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How are attorney fees typically paid, by each parties separately or by the party that is earning?

Los Angeles, CA |

My husband does not work and we are divorcing after 8 years of marriage. We have around $150K that is subject to equitable distribution. Around $25K has been spent in attorney fees already. And we do not have attorneys anymore and are self-representing to avoid further legal costs. What is the appropriate way to handle these $25K spent on attorney fees? Thank you

Attorney Answers 1


Each party owes attorney's fees based on the number of hours spent by his/her lawyer and the hourly rate set forth in his/her retainer agreement with his/her lawyer. Assuming that you and your husband fairly resolve all other issues, and assuming that your attorney's fees and his attorney's fees are substantially equal, it would be fair for both parties' attorney's fees to be paid out of the $150,000 before 50/50 division of the balance. You didn't indicate whether or not you are working, and if workiing, what you earn. Typically in a divorce case where one party is working and the other is not, the Court orders the working party to pay some or all of the attorney's fees of the other, in a certain amount, payable in a reasonably affordable manner on a monthly basis. However, in many divorce cases, where the parties end up owing monies to their respective lawyers and they have liquid or liquefiable assets sufficient to pay the outstanding attorney's fees, they stipulate to payment of equal amounts of attorney's fees to each lawyer.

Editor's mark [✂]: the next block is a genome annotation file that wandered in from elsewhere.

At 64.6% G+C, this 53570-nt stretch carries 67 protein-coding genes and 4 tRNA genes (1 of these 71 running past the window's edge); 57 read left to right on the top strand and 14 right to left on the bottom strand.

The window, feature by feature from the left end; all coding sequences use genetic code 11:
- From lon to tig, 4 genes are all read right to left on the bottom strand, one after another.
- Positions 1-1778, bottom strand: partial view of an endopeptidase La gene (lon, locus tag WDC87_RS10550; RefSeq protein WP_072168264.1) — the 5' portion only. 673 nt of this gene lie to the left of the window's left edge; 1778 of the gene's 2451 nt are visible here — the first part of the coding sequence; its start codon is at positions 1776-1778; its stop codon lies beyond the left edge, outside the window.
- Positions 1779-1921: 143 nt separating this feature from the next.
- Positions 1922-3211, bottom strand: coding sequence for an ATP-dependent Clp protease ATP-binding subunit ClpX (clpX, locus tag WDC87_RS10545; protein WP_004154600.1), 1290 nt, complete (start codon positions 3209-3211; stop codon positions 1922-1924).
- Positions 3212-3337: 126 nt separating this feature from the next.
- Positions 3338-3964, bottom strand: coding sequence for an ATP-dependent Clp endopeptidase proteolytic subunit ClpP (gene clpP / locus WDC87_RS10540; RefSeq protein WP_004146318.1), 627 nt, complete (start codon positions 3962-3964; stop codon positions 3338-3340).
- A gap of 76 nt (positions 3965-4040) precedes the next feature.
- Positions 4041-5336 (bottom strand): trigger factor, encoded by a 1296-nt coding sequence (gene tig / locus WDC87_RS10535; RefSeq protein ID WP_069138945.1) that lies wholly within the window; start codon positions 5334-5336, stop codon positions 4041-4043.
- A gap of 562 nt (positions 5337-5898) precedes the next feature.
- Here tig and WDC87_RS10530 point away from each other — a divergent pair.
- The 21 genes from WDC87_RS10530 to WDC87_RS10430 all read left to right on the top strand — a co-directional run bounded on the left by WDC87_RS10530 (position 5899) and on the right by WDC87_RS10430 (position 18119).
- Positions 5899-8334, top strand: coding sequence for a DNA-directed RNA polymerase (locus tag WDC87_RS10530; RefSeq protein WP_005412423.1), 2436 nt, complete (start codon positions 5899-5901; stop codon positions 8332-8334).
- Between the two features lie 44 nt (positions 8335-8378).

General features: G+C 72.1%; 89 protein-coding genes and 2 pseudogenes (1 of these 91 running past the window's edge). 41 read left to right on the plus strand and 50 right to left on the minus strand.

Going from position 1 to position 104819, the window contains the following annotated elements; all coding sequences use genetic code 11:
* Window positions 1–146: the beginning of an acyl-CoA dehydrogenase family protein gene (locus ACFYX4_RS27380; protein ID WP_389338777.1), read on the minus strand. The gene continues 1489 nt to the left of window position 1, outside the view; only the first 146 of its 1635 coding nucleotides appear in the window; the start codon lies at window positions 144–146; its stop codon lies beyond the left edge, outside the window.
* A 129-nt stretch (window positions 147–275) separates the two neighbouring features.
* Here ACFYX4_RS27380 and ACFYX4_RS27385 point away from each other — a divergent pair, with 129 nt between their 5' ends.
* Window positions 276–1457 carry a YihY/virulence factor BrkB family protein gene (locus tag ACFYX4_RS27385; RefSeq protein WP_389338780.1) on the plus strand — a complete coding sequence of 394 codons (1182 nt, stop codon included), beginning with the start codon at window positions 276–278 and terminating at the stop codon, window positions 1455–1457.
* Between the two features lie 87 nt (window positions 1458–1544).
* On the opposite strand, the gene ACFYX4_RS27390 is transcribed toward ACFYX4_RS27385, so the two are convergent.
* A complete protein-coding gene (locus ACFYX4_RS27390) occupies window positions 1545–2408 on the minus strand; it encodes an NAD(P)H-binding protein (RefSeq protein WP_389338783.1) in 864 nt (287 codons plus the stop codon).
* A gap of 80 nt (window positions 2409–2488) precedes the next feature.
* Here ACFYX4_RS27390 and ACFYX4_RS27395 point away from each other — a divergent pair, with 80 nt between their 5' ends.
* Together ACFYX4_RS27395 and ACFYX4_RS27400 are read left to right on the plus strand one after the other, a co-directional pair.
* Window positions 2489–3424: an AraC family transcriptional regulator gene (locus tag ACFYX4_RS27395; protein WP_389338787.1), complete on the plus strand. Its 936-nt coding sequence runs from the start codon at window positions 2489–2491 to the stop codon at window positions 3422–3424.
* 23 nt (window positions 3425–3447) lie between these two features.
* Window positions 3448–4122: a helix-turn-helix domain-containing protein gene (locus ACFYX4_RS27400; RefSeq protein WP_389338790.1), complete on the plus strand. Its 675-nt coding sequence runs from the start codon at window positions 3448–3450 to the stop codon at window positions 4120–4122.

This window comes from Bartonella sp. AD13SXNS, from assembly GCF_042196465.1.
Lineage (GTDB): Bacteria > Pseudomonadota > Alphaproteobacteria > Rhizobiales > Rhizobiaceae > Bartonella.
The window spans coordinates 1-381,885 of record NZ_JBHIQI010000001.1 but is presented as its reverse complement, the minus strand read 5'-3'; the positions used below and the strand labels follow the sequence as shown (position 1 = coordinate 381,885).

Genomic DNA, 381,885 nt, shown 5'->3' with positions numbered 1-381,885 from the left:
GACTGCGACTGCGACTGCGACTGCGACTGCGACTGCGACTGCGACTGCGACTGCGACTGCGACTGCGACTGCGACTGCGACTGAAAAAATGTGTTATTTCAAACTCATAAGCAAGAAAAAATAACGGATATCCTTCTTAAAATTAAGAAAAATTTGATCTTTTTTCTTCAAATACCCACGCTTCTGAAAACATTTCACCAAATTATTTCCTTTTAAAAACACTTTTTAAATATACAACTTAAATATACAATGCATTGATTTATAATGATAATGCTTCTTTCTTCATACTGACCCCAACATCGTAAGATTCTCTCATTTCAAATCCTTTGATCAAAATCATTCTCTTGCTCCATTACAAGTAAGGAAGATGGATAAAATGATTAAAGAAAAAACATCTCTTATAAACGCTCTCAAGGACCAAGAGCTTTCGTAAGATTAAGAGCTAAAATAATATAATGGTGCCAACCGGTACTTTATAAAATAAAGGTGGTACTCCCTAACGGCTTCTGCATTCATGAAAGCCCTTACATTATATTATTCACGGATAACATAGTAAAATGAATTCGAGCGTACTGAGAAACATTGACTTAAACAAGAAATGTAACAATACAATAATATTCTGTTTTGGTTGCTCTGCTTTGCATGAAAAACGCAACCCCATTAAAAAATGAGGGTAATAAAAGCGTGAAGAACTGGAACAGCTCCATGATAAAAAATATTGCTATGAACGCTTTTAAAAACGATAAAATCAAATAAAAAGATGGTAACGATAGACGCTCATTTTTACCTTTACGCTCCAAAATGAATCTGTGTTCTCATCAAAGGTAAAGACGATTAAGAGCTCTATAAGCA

Please note that this answer does not constitute legal advice, and should not be relied on, as each situation is fact specific, and it is not possible to evaluate a legal problem without a comprehensive consultation and review of all the facts and court pleadings filed in the case. This answer does not create an attorney-client relationship.

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